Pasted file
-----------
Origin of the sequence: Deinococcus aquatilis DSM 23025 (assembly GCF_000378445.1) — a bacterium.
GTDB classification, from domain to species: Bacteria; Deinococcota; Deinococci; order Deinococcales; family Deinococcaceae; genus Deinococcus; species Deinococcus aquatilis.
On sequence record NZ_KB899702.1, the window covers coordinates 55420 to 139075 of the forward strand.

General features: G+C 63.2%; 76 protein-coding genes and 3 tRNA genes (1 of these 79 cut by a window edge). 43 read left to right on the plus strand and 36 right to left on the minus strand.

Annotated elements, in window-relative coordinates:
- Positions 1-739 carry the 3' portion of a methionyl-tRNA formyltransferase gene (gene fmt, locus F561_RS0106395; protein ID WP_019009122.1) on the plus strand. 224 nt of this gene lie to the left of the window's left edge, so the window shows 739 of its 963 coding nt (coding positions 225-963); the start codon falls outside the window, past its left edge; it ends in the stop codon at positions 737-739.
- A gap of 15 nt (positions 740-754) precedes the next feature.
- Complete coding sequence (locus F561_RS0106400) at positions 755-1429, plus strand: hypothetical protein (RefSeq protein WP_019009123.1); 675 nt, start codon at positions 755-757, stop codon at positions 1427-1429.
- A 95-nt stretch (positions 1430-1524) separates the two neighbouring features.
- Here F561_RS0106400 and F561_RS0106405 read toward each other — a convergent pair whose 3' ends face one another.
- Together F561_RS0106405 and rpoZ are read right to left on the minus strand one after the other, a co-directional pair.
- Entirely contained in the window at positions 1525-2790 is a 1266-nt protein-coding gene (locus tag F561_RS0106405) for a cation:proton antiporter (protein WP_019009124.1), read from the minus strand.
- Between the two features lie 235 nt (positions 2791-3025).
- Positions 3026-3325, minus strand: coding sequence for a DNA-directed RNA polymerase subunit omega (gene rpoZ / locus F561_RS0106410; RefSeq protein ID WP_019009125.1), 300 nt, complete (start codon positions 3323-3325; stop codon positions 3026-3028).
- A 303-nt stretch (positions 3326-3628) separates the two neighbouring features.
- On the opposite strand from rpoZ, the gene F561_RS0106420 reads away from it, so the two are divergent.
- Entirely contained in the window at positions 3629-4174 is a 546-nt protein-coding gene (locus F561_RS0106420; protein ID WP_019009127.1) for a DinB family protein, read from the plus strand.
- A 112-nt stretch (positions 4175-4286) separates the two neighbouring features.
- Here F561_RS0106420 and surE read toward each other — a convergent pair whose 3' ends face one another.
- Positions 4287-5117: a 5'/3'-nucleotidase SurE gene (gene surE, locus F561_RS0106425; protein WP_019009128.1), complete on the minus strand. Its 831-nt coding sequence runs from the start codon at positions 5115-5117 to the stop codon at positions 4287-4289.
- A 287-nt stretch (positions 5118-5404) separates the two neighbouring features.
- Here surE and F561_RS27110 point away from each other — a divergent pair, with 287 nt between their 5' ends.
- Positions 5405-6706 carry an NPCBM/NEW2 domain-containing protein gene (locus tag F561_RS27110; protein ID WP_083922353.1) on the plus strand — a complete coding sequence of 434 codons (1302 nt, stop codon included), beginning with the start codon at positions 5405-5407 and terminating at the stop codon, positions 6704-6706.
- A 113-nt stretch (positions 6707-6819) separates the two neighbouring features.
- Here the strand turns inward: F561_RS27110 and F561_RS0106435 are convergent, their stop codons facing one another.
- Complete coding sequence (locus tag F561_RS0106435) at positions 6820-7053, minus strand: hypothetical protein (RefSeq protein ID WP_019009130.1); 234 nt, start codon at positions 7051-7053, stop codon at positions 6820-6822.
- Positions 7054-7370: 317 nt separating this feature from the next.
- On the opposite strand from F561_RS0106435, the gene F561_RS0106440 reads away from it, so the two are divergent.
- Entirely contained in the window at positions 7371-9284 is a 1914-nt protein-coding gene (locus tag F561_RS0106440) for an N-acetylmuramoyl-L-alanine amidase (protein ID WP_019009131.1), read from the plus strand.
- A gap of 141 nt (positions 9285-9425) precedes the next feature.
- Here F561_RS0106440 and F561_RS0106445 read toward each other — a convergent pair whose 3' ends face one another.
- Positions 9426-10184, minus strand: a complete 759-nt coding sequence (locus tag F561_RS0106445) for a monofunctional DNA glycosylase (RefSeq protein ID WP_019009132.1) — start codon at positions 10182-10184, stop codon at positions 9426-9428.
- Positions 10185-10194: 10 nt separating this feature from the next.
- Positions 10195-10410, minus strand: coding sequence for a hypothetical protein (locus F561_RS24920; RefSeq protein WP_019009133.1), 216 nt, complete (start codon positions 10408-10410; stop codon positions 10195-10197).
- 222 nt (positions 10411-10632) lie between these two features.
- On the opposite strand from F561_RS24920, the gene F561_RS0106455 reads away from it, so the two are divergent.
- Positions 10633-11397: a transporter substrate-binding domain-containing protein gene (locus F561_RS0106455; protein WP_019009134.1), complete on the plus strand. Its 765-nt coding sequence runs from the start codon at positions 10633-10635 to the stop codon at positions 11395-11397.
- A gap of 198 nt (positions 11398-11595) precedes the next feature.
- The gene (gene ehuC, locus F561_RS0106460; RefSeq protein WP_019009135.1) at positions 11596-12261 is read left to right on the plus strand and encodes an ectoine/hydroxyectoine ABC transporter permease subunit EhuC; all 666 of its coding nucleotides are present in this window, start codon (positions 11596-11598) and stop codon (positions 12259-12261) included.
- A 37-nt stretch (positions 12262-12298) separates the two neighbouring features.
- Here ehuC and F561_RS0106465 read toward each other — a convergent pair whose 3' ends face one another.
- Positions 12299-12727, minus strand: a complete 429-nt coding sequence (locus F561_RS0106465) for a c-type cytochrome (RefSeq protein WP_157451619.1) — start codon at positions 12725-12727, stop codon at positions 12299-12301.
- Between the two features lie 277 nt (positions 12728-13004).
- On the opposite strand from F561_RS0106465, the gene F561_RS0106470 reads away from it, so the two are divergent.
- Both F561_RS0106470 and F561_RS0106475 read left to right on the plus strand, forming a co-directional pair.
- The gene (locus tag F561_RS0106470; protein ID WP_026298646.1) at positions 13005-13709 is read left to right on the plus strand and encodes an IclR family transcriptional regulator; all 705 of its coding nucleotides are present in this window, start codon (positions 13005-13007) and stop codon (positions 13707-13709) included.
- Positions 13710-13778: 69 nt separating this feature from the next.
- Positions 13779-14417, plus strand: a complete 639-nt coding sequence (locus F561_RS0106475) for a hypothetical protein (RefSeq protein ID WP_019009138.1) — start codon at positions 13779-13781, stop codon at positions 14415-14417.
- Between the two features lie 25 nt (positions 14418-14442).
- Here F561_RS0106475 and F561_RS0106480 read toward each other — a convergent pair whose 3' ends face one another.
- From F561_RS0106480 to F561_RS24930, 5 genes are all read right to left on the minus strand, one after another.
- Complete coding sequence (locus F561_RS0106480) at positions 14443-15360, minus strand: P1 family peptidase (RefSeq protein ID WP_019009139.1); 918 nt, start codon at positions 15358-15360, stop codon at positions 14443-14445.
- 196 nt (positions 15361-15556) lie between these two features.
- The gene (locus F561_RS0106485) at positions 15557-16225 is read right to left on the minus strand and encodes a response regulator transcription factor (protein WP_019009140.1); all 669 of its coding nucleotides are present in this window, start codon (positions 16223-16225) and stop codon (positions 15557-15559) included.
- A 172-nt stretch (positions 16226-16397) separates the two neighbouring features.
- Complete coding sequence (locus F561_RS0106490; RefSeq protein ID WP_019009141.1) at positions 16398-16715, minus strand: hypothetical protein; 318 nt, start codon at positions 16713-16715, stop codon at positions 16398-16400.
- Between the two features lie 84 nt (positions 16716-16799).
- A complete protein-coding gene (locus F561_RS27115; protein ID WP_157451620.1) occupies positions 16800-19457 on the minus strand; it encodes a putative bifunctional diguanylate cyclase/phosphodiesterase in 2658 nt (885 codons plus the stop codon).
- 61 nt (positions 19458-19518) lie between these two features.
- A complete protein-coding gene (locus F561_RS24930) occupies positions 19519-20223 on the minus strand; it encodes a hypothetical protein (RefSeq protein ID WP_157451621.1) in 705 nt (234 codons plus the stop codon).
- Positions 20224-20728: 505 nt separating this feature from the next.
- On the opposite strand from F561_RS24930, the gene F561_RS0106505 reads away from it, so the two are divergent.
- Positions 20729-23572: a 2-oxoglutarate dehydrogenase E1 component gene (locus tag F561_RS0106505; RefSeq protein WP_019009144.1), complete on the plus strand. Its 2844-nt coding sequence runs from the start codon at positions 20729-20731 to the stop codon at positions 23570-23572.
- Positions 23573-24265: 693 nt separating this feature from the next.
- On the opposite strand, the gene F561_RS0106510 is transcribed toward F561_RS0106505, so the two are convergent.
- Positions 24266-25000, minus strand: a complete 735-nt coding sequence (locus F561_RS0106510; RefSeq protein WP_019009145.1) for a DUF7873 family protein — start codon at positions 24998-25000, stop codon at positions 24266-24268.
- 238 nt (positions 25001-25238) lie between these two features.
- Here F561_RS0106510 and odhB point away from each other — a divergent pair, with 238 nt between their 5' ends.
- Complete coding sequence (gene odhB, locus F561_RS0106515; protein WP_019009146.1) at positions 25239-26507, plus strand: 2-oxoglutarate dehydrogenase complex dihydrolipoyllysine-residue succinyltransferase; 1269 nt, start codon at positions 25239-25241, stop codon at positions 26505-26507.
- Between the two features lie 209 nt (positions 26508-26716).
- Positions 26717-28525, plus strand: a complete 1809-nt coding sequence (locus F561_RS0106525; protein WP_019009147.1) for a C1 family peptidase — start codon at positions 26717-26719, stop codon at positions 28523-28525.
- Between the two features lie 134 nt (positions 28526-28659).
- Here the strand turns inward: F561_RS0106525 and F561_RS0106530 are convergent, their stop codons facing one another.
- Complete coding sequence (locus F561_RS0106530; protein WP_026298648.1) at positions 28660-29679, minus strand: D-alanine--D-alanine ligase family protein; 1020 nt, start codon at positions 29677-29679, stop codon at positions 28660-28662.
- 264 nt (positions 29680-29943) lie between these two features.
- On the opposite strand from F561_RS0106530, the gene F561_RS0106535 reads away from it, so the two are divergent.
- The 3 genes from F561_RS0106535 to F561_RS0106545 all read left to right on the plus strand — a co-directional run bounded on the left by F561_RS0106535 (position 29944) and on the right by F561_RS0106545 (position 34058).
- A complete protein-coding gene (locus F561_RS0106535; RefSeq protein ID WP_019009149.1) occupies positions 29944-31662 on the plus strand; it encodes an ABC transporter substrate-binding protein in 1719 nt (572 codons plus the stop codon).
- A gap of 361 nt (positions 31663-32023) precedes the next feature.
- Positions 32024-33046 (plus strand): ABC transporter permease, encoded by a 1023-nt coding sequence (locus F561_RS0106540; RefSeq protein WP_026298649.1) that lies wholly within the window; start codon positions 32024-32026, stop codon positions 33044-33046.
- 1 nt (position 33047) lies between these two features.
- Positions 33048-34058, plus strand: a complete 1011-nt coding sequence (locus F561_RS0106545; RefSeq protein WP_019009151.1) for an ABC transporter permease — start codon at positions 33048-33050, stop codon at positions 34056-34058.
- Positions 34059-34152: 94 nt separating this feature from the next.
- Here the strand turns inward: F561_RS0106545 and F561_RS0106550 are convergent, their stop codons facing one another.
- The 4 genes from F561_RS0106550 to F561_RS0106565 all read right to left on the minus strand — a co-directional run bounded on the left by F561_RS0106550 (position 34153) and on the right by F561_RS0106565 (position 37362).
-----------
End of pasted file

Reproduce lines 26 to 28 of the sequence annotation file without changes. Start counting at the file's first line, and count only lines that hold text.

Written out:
- Complete coding sequence (locus tag F561_RS0106435) at positions 6820-7053, minus strand: hypothetical protein (RefSeq protein ID WP_019009130.1); 234 nt, start codon at positions 7051-7053, stop codon at positions 6820-6822.
- Positions 7054-7370: 317 nt separating this feature from the next.
- On the opposite strand from F561_RS0106435, the gene F561_RS0106440 reads away from it, so the two are divergent.